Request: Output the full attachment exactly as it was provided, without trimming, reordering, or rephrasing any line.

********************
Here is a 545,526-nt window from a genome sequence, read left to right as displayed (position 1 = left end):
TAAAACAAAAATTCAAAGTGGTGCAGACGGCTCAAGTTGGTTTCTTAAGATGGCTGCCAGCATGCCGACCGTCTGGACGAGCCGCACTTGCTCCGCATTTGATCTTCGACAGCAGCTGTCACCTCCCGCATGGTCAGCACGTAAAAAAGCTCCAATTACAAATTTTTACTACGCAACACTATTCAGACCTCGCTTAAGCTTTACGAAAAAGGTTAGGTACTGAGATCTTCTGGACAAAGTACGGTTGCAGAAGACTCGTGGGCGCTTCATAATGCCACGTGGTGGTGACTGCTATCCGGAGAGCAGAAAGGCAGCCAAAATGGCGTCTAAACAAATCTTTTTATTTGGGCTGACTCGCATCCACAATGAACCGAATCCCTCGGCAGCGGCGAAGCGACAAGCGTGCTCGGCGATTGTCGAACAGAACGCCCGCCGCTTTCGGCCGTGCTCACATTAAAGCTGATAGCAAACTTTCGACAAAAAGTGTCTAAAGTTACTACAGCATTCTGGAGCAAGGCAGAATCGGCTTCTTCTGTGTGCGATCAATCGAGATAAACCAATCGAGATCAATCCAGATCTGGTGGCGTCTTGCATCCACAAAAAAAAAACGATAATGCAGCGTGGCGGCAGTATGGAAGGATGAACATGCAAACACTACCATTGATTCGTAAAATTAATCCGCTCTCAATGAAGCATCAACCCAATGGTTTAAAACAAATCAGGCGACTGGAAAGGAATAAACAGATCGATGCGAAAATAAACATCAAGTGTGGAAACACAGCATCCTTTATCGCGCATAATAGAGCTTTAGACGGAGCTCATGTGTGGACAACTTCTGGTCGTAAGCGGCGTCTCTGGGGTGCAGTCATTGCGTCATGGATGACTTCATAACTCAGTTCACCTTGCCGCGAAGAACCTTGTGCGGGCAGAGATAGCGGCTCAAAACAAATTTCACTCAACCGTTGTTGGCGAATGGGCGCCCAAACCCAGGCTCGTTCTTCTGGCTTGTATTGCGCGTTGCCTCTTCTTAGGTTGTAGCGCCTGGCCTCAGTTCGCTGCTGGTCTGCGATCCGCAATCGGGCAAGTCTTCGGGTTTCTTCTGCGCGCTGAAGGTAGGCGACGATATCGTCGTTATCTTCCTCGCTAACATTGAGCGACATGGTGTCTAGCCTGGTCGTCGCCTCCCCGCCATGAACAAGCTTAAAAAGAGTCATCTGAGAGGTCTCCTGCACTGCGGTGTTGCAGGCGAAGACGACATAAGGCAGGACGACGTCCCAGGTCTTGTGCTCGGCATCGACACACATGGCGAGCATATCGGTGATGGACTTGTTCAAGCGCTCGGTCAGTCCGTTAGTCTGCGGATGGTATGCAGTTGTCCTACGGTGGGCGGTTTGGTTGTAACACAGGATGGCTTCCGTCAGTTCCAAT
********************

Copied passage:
Here is a 545,526-nt window from a genome sequence, read left to right as displayed (position 1 = left end):
TAAAACAAAAATTCAAAGTGGTGCAGACGGCTCAAGTTGGTTTCTTAAGATGGCTGCCAGCATGCCGACCGTCTGGACGAGCCGCACTTGCTCCGCATTTGATCTTCGACAGCAGCTGTCACCTCCCGCATGGTCAGCACGTAAAAAAGCTCCAATTACAAATTTTTACTACGCAACACTATTCAGACCTCGCTTAAGCTTTACGAAAAAGGTTAGGTACTGAGATCTTCTGGACAAAGTACGGTTGCAGAAGACTCGTGGGCGCTTCATAATGCCACGTGGTGGTGACTGCTATCCGGAGAGCAGAAAGGCAGCCAAAATGGCGTCTAAACAAATCTTTTTATTTGGGCTGACTCGCATCCACAATGAACCGAATCCCTCGGCAGCGGCGAAGCGACAAGCGTGCTCGGCGATTGTCGAACAGAACGCCCGCCGCTTTCGGCCGTGCTCACATTAAAGCTGATAGCAAACTTTCGACAAAAAGTGTCTAAAGTTACTACAGCATTCTGGAGCAAGGCAGAATCGGCTTCTTCTGTGTGCGATCAATCGAGATAAACCAATCGAGATCAATCCAGATCTGGTGGCGTCTTGCATCCACAAAAAAAAAACGATAATGCAGCGTGGCGGCAGTATGGAAGGATGAACATGCAAACACTACCATTGATTCGTAAAATTAATCCGCTCTCAATGAAGCATCAACCCAATGGTTTAAAACAAATCAGGCGACTGGAAAGGAATAAACAGATCGATGCGAAAATAAACATCAAGTGTGGAAACACAGCATCCTTTATCGCGCATAATAGAGCTTTAGACGGAGCTCATGTGTGGACAACTTCTGGTCGTAAGCGGCGTCTCTGGGGTGCAGTCATTGCGTCATGGATGACTTCATAACTCAGTTCACCTTGCCGCGAAGAACCTTGTGCGGGCAGAGATAGCGGCTCAAAACAAATTTCACTCAACCGTTGTTGGCGAATGGGCGCCCAAACCCAGGCTCGTTCTTCTGGCTTGTATTGCGCGTTGCCTCTTCTTAGGTTGTAGCGCCTGGCCTCAGTTCGCTGCTGGTCTGCGATCCGCAATCGGGCAAGTCTTCGGGTTTCTTCTGCGCGCTGAAGGTAGGCGACGATATCGTCGTTATCTTCCTCGCTAACATTGAGCGACATGGTGTCTAGCCTGGTCGTCGCCTCCCCGCCATGAACAAGCTTAAAAAGAGTCATCTGAGAGGTCTCCTGCACTGCGGTGTTGCAGGCGAAGACGACATAAGGCAGGACGACGTCCCAGGTCTTGTGCTCGGCATCGACACACATGGCGAGCATATCGGTGATGGACTTGTTCAAGCGCTCGGTCAGTCCGTTAGTCTGCGGATGGTATGCAGTTGTCCTACGGTGGGCGGTTTGGTTGTAACACAGGATGGCTTCCGTCAGTTCCAAT